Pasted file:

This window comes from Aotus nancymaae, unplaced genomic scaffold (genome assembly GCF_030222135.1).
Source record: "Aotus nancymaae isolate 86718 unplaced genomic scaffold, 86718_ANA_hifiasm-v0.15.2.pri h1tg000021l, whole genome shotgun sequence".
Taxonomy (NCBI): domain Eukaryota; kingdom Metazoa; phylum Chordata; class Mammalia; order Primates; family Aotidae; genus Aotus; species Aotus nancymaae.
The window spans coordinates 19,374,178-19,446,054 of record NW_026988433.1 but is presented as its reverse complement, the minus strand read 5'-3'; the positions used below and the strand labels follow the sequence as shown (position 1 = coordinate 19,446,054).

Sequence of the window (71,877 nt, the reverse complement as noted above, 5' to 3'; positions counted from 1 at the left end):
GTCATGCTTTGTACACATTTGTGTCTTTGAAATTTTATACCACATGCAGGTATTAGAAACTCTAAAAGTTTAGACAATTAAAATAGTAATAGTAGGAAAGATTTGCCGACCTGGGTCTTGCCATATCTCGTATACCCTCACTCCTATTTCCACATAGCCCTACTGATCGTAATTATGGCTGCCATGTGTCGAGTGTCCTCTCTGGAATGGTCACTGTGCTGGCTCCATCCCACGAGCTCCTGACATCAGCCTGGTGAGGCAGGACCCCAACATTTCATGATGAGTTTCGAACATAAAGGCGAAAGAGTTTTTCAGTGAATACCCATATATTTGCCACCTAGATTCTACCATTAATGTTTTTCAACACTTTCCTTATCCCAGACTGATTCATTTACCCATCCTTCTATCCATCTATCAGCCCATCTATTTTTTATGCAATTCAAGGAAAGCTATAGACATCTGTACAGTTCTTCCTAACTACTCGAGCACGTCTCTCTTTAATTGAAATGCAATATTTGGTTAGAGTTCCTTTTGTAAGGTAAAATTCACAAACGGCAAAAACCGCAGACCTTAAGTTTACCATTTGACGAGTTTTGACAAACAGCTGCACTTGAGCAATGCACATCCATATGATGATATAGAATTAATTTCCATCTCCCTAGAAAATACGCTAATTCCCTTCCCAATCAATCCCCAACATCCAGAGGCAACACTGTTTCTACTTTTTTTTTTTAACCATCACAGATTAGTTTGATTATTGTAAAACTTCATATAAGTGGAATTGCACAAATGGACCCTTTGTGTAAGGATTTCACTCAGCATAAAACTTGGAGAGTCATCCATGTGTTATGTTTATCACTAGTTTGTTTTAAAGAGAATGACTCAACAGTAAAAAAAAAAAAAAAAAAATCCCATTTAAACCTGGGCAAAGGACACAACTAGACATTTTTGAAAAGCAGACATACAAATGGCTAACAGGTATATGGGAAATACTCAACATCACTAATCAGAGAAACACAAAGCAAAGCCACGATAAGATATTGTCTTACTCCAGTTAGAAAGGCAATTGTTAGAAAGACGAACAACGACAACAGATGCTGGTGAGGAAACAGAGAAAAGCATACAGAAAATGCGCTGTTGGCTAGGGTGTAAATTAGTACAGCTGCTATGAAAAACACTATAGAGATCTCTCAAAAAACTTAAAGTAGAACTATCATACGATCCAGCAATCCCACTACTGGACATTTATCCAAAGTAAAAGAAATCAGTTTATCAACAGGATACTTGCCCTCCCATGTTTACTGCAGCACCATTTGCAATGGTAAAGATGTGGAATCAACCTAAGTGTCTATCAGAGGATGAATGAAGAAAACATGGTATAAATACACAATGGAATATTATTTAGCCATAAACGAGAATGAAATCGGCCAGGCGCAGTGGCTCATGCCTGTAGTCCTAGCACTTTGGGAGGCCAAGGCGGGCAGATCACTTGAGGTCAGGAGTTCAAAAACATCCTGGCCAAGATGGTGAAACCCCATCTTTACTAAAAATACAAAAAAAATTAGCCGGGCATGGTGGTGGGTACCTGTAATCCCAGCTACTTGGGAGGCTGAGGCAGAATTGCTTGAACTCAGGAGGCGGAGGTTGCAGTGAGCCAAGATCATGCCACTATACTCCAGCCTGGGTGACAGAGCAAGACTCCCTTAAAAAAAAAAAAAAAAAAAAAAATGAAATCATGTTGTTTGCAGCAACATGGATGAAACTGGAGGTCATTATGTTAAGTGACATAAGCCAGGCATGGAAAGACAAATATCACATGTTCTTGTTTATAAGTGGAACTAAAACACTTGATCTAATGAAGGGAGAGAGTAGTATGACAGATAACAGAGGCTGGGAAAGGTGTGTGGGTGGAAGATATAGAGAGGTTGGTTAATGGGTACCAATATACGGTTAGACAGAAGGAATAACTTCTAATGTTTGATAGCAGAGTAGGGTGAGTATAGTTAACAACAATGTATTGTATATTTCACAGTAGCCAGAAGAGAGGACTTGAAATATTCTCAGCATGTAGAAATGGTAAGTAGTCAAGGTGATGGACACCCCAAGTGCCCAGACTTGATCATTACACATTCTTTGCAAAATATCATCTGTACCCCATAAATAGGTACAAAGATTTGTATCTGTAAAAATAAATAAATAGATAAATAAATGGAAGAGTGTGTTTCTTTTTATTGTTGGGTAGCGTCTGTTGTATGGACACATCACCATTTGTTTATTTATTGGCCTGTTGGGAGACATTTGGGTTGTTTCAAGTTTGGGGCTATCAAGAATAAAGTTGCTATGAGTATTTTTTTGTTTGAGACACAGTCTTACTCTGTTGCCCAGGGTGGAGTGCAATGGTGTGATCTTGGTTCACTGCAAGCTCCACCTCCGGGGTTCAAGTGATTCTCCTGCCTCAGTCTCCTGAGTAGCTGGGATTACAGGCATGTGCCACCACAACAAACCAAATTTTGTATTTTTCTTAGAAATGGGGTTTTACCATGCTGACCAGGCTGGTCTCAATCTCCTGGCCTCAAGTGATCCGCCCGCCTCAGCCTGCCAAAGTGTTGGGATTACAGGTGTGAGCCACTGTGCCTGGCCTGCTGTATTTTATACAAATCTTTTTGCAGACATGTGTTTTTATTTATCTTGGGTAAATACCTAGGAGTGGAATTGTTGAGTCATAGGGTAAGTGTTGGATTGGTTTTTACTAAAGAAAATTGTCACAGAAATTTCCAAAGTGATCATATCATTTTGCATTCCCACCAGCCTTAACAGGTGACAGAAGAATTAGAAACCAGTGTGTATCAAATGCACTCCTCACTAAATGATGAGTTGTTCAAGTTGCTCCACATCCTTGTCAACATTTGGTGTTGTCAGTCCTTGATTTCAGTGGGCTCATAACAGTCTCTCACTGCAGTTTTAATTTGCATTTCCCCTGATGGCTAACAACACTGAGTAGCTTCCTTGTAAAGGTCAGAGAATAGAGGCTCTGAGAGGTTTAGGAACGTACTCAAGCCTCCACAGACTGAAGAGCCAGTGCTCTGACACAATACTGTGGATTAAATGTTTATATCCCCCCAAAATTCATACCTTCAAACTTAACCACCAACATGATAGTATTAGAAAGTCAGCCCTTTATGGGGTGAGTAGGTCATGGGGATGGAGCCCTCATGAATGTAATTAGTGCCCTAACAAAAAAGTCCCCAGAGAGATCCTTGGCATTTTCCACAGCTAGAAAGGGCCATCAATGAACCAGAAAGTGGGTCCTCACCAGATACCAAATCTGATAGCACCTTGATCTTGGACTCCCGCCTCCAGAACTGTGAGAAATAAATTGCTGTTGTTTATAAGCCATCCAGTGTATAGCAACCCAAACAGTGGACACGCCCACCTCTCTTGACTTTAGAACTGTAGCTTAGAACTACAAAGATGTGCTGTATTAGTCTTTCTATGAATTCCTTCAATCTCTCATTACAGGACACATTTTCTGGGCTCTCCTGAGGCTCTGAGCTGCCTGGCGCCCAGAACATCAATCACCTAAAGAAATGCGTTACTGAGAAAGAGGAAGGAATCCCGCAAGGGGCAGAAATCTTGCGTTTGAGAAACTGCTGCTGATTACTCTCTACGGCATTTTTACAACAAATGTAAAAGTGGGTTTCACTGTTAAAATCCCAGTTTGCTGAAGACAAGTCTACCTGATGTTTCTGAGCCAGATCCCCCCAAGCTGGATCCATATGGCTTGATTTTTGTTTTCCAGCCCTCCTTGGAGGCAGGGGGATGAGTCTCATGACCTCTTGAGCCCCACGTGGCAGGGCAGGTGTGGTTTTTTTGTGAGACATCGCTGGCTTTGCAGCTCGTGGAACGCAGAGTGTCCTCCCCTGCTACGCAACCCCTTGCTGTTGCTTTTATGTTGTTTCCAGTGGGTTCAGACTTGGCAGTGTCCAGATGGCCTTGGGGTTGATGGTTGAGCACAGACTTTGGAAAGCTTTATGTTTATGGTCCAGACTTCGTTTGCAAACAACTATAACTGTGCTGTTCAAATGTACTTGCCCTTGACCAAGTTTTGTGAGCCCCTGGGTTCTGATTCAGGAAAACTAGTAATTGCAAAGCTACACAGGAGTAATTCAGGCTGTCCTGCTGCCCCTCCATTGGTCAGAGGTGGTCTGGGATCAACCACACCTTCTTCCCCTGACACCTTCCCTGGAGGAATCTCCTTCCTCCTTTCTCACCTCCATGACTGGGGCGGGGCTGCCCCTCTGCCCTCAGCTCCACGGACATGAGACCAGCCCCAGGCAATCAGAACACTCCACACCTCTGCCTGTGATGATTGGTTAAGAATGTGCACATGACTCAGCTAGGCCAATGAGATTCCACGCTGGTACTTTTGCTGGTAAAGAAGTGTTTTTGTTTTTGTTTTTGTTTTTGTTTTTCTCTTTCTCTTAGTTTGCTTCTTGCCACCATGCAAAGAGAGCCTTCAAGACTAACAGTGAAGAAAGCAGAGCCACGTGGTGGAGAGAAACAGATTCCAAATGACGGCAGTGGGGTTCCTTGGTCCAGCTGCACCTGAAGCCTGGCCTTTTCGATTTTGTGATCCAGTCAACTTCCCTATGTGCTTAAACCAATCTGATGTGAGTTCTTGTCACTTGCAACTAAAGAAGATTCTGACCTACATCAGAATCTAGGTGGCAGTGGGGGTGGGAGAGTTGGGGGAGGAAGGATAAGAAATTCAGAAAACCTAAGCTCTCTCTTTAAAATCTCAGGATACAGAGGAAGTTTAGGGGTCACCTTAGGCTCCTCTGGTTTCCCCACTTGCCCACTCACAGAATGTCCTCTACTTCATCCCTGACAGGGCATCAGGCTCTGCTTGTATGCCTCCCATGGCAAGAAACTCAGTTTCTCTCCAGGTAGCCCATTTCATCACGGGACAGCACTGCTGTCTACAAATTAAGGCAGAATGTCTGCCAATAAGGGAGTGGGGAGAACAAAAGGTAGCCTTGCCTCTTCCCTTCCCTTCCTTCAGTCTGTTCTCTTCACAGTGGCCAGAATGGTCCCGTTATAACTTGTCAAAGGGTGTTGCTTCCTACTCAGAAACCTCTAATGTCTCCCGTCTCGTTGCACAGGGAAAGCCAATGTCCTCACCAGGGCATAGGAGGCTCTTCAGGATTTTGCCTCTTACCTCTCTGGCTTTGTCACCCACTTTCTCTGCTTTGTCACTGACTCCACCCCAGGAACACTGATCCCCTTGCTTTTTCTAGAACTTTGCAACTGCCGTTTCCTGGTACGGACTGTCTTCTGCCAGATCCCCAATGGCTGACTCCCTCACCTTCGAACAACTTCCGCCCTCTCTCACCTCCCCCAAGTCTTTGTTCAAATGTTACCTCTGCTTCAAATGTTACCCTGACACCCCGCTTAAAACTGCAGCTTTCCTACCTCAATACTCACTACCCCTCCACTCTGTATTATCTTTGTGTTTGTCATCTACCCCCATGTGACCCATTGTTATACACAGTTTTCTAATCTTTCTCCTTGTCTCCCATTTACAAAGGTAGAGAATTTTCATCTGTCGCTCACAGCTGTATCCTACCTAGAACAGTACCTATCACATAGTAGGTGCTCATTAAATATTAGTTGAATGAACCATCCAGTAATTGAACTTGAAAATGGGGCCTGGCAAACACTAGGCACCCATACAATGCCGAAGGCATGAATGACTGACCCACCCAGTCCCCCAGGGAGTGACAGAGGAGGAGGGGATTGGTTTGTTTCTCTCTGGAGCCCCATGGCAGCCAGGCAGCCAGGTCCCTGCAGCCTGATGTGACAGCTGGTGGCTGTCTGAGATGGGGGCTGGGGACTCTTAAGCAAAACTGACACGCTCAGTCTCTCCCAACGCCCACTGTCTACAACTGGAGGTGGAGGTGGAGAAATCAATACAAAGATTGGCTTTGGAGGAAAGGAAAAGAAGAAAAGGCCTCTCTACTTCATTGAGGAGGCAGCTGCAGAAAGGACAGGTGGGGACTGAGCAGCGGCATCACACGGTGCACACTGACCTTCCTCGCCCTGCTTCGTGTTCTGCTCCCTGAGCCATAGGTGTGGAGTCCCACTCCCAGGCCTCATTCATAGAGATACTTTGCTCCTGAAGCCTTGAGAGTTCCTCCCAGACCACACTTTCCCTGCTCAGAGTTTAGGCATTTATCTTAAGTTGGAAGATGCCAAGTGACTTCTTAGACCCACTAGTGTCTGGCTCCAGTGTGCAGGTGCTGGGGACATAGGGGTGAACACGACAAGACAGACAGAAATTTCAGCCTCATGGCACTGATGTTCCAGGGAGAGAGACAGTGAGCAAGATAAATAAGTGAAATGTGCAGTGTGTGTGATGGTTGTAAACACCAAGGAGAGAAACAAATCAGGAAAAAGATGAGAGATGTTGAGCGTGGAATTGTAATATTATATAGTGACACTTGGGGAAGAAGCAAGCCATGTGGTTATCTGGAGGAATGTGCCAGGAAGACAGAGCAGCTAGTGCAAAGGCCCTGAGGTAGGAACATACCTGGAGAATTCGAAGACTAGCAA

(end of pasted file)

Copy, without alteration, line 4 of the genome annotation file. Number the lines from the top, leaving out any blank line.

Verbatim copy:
The window spans coordinates 19,374,178-19,446,054 of record NW_026988433.1 but is presented as its reverse complement, the minus strand read 5'-3'; the positions used below and the strand labels follow the sequence as shown (position 1 = coordinate 19,446,054).